We all have a different definition of what ‘healthy eating’ means. In this three-part blog post I am sharing my food story and the lessons I’ve learned along the way. If you missed part 1 (“Picky Eaters Unite”) you can catch up here.
We moved to the city when I was in my early teens and shared a home with my mom’s sister and brother in law. My two cousins were picky eaters (like my brother and I) but the major difference was that they had things in the house like frozen chicken fingers, fries, and tater tots. Foods that had never been available in my home previously. Around the same time, my childhood love of pasta and cheese turned into bagel and cheese sandwiches for school lunches almost every day.
When I moved out on my own for the first time, my roommates and I bought fruits and vegetables, but we also ate a lot of cheese quesadillas, sandwich meats, kraft dinner and sushi. Around this time, I also got my first job in the food industry at a bakery (muffins and sandwiches galore) and shortly after at Boston Pizza. As you can imagine, pasta, pizza, sandwiches and french fries were readily accessible.
I should probably pause here and explain that I was blessed with the kind of metabolism that meant I never put on weight as a child or teen. I’m sure my small town upbringing, active lifestyle and the healthy foods my parents did manage to get me to eat played a role in my weight as well…
So if you’re waiting for me to share my dramatic story of weight gain and loss, it’s not coming…
In the third post of this series I will share what I’ve learned about ‘naturally thin people.’
LESSON #3: We eat way more carbs than we actually need; even if you feel invincible when you’re young, eventually your body will store those excess carbs
Six years ago, I was living in Yellowknife, Northwest Territories. In case you aren’t up to date on your Canadian geography, Yellowknife is a 16 hour drive north of Edmonton in the middle of the tundra. There are no farmers’ markets & no local produce (I think that’s changing now, butback then, nadda). My boyfriend at the time was really into cooking and baking, which meant lots of made-from-scratch meals: healthy, right? Well, when you have British heritage there’s a tendency towards meat and potatoes, meat pies, roasts, potato scones, fresh bread.. I think you get the idea. We ate veggies too, and fruit, but lots of cheese (dairy in general), bread and meat. Don’t get me wrong, it was delicious and very lovely to have fresh baked bread at home; however I was starting to wonder if this was the way I wanted to be eating for the long term.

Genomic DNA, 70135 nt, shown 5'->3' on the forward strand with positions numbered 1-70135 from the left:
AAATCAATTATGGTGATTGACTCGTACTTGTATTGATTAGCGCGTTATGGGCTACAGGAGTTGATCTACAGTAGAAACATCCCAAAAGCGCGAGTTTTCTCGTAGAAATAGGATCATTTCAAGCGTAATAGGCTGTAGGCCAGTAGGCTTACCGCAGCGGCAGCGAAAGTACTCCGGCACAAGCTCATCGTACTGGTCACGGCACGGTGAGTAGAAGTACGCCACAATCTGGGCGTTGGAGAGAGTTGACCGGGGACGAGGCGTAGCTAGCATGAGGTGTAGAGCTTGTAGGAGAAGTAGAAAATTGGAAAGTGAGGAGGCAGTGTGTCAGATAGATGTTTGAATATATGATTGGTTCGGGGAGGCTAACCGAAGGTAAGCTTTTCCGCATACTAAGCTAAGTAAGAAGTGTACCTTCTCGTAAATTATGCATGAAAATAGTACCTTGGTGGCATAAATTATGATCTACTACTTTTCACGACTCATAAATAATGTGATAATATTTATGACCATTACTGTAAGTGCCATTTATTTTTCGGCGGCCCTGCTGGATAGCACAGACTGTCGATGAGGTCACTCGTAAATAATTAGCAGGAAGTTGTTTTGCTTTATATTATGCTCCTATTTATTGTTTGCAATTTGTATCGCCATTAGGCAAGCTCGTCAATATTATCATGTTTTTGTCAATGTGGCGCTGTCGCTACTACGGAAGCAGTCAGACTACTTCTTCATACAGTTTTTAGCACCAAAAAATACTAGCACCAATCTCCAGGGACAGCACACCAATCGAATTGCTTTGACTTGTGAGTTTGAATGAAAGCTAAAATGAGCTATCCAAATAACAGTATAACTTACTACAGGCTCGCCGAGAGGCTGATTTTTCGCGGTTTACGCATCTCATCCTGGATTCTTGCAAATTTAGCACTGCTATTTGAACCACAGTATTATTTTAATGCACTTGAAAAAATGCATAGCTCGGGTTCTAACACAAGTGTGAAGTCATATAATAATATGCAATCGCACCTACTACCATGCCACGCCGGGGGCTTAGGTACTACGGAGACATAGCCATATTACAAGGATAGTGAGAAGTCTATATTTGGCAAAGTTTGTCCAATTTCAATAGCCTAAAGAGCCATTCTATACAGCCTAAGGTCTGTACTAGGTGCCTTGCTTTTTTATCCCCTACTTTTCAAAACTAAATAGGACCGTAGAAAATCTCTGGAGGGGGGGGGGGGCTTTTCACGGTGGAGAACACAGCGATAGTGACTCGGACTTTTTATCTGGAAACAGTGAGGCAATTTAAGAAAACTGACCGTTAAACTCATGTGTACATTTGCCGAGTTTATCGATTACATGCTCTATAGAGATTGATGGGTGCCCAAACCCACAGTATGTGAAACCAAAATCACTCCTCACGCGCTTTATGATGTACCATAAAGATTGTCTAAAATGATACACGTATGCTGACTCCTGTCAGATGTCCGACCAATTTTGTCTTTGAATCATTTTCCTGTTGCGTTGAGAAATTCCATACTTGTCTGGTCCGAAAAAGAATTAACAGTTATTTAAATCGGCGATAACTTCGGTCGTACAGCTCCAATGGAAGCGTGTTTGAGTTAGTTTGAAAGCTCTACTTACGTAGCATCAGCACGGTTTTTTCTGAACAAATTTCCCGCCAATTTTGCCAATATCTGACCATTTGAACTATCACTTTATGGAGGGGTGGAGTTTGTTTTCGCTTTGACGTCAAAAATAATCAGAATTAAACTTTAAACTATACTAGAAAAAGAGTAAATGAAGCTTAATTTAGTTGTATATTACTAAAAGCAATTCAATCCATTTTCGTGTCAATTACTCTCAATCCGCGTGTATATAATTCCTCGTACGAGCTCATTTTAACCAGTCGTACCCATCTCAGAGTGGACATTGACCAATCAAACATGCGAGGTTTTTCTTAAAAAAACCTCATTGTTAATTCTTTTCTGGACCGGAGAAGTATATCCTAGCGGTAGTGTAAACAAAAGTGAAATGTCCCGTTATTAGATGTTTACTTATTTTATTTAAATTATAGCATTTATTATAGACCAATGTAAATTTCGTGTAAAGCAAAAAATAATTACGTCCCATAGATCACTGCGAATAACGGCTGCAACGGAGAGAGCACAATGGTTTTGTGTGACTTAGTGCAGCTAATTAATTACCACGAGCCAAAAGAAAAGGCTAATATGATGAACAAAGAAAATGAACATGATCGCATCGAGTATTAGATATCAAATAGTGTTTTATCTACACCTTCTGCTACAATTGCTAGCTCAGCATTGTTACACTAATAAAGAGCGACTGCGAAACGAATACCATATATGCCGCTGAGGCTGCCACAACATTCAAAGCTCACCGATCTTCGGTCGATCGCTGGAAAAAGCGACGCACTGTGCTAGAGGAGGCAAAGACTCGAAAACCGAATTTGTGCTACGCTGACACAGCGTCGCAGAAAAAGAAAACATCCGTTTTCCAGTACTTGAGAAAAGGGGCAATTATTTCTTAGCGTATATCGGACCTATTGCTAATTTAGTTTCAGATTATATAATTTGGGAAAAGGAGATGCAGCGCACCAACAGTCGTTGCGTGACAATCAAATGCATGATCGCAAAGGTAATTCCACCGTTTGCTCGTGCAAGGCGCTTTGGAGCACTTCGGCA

A significant event happened while I was living in Yellowknife that would change my food choices in a big way: I was introduced to the community of Univera, and more specifically to Stephen Cherniske, who has become one of my biggest health resources to this day.
Around the time I started introducing high quality Univera superfoods into my diet I also started to rediscover and remember all the healthy foods I had been exposed to as a child. Brown rice, quinoa, kale, and tofu gradually started to reappear in my kitchen. I remember distinctly suggesting to my boyfriend that we should eat more kale. He wasn’t a huge fan.
A few months later, he told me we should eat more kale. Why? He had seen it on Dr. Oz.
Eyeroll…Okay, so we started eating more kale.
I read a book called the Metabolic Plan, by Stephen Cherniske and learned many valuable lessons about humans and food.
LESSON #4: a highly varied natural foods diet is best for health (Metabolic Plan)
The biggest takeaway for me was VARIETY; broccoli is great, but we don’t necessarily need to eat it with every meal. We need to eat a wide variety of foods to get a wide variety of nutrients. Duh.
LESSON #5: humans evolved as hunter-gatherers and for thousands of years ate primarily plants (leaves, shoots, roots, fruit) and meat
Hmm.. so two of my major food groups (bread and cheese) were not recommended by Stephen. I love cheese so I definitely did not immediately stop eating it. But I did increase my intake of a wider variety of veggies, fruits, and whole grains (ie quinoa, brown rice) nuts and seeds. We were already believers in avoiding buying processed foods, so that was helpful. At this point, it was easier to introduce new foods than to stop eating things I loved.